Jeg har sporgsmål om danske skoler
Hej everyone !
So as the title says (hopefully in good Danish, but don't hesitate to correct me if I'm wrong), I have a few questions about Danish schools. I have started binge-watching the TV show "Rita" in the last few days, and it appears schools in Denmark are very different from French schools! Here are some facts that surprised me, please tell me if it really is normal in Denmark or if it is just an exaggeration to make the show more enjoyable.
- Teachers and students seem very close: students call their teachers by their first name for example. In France we would do that til 10 years old at the most but after we would say Sir or Madam. Also, they seem to talk a lot one-on-one when they have any kind of problem. At one point, a teacher even invites a teenager to come to her home because the student feels sad. Isn't that a bit weird?
- Everyone seems quite relaxed, with cushions on the floor for pupils to lie down whenever they like. I have to admit I'm a bit jealous.
- Isn't the school career divided between primary school, secondary school and high school? In the show there are pupils from 6 to 16 approximately, all of them in the same building.
So here are some cultural differences I have picked up, if you have more info about it I would be glad to learn more!
hej CelChaussette! You've picked up a lot about Danish schools! • yes, first name is used for teachers. Though I remember a couple we called by last name, that was in highschool. • the one-on-one talk teacher-student is what we hope to see, because it is very helpful, but it is not always happening very much. Maybe the tv show has exaggerated this part. • It sounds like a pretty nice classroom with cushions on the floor! We didn't have this when I went to school, but have seen it in young kids classrooms in the USA. They "lie down whenever they like"? No, I don't think so, they have to sit up and do work! :-) • school is divided i two steps: 9 (or 10 years) elementary school, + 3 years highschool. Good luck learning Danish! :-)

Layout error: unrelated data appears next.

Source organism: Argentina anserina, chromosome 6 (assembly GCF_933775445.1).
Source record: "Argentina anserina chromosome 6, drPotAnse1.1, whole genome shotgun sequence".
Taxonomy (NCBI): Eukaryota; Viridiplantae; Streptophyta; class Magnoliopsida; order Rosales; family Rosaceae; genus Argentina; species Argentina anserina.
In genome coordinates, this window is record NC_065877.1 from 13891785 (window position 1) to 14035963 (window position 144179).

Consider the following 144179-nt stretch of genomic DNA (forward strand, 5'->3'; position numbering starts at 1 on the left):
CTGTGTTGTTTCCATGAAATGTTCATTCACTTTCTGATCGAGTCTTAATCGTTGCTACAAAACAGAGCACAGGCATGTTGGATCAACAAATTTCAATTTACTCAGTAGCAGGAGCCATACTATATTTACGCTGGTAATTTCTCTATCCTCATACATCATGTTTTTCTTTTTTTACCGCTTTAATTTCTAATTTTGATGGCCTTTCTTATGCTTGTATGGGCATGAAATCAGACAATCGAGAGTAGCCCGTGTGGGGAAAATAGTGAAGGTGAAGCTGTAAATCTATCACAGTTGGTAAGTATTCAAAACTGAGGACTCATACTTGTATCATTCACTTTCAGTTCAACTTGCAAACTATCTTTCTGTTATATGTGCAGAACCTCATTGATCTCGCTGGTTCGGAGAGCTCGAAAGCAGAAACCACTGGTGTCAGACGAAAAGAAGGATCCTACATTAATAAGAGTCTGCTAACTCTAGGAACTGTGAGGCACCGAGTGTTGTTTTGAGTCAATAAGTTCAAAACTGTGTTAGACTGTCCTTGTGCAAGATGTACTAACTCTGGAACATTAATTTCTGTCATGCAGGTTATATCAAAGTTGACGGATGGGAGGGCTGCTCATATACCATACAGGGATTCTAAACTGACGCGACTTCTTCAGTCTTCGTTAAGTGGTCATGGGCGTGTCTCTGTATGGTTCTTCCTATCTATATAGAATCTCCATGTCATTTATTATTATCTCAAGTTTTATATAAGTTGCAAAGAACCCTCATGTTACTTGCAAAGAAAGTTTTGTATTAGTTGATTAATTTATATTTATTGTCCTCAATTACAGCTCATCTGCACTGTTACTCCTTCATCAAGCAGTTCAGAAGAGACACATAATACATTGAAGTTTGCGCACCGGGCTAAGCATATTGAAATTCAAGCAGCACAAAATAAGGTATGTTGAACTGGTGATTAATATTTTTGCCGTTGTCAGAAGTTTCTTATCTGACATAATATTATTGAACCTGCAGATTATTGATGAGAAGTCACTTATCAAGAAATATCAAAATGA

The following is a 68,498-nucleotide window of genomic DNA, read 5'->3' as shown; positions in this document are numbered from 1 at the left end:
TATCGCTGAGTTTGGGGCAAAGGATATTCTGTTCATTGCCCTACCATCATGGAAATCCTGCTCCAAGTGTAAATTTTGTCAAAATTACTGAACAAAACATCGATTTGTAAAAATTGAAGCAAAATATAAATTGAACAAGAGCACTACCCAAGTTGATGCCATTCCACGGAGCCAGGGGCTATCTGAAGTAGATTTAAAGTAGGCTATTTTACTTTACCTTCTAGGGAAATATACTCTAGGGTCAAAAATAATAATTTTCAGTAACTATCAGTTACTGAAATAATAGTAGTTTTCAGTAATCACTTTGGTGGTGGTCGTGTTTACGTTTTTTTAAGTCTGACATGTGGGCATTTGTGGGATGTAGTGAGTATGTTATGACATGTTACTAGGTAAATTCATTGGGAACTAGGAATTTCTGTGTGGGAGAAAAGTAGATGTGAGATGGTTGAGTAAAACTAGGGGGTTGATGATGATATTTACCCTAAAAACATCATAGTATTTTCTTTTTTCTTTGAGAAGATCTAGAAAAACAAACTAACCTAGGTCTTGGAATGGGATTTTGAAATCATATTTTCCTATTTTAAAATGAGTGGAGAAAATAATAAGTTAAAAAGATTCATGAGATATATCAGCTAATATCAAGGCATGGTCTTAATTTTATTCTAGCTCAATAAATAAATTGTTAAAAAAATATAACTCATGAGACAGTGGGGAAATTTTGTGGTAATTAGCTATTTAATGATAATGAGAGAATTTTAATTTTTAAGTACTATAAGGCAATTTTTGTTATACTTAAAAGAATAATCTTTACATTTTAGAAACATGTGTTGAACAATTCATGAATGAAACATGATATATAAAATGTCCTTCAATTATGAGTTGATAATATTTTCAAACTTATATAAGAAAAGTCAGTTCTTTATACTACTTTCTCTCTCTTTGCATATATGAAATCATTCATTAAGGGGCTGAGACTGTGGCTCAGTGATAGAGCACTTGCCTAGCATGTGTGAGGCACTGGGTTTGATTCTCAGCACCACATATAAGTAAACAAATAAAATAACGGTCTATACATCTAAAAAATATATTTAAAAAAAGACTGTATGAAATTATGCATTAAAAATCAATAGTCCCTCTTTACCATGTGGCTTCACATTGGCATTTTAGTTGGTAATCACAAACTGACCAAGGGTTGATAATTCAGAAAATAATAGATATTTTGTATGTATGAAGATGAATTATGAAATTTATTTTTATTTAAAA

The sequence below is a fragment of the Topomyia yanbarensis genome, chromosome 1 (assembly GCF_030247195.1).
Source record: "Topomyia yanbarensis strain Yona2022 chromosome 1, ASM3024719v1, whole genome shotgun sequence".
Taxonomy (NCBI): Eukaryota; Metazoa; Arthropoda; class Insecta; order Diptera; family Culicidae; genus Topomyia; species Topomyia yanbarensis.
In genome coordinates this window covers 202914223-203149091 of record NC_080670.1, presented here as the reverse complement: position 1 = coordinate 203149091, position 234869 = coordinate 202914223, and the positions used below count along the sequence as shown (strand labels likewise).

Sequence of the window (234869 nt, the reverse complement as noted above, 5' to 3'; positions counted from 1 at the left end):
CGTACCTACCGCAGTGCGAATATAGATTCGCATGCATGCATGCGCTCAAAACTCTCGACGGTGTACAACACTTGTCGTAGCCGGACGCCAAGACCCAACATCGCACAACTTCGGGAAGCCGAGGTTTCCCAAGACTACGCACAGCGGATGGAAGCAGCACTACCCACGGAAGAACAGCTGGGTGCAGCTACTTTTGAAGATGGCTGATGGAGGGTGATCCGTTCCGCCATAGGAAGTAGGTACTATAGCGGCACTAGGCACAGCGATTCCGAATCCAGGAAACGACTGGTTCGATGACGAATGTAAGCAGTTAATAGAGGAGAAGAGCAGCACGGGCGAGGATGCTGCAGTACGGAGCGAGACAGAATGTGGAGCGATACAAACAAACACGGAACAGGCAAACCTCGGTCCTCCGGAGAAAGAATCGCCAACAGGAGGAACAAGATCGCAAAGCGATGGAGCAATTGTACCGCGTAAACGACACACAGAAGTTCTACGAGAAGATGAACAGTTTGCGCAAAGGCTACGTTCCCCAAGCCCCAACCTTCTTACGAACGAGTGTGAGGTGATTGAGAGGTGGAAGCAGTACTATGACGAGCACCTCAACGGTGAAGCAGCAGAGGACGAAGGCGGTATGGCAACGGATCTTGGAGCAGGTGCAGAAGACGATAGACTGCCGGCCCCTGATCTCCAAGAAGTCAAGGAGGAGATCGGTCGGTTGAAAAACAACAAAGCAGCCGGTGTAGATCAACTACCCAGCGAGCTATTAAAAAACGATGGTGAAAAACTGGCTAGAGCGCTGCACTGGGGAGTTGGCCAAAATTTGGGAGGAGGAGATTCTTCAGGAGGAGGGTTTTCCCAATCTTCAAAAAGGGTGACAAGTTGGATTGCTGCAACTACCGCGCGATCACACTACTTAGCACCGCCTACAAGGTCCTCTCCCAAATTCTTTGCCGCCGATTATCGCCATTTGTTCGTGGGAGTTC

Thank you very much! About the cushion part, of course I meant when they don't have classes haha. I really enjoy learning Danish, and watching this kind of show makes it even better!
Thank you for the comments on Danish schools. I'm very interested in this topic because I am a teacher at an American school. I've also been to several schools in Germany, and I'm wondering about some differences.
Are there different types of secondary schools? For example, in Germany they have the "Gymnasium" and the "Realschule", one for future university students, and one for more middle of the road students. Does this exist in Denmark?
How long has the first name basis been common in Denmark? This would never happen in the USA, and I've only seen it in films about German schools (never in any actual German schools I've been to!).
In Denmark, the school levels which come directly after "folkeskolen" (ages 5 or 6 to 15 or 16) is called "ungdoms uddannelse". These are divided into two categories (as far as I know), "erhvervsuddannelse" (carpenters, mechanics and such), and "gymnasium". I don't know how the "gymnasium" is structured in Germany, but in Denmark there is indeed different types hereof, three to be exact. These are "handels gymnasium", "teknisk gymnasium" and "almen gymnasium".
The first name basis probably is related to the use of "du" rather than the polite form "De", which in the school has been the case for the last 2 generations according to the following thesis on the use of du and De: http://bjoernandersen.dk/wp-content/uploads/2014/11/En-unders%C3%B8gelse-af-danskernes-anvendelse-af-tiltalepronominerne.pdf . Until around 60 years ago Danes also use the polite form De as for example in Germany, France and Spain, but it then began to fade. In the 50'ies a small majority actually was of the opinion that De should be abandoned entirely. Denmark is a quite egalitarian, non-hierachical (relatively speaking) society and in many ways communication is straigtht forward, to the point and informal. Well, with one clear exception: members of the Royalty are spoken to in the polite form, always. With politicians we always use the "du" form. It is not the same as being disrespectful, By the way, I believe it is also changing in Germany, I tend to use the polite Sie as I have been taught, but frequently spoken back to in the Du form (latest last week in Chicago meeting a customer of German origin there for the first time, we were "Du" with each other after about half an hour). in English there is for example no De and du difference (has there ever been?), but apparently the last name basis for teachers still the norm.
In English there was originally "thou" and "you", as you can read in Shakespeare's plays. "Thou" was the informal way of saying "you". Interesting to see that English has "sacrificed" the informal kind whereas Danish has marginalised the polite form.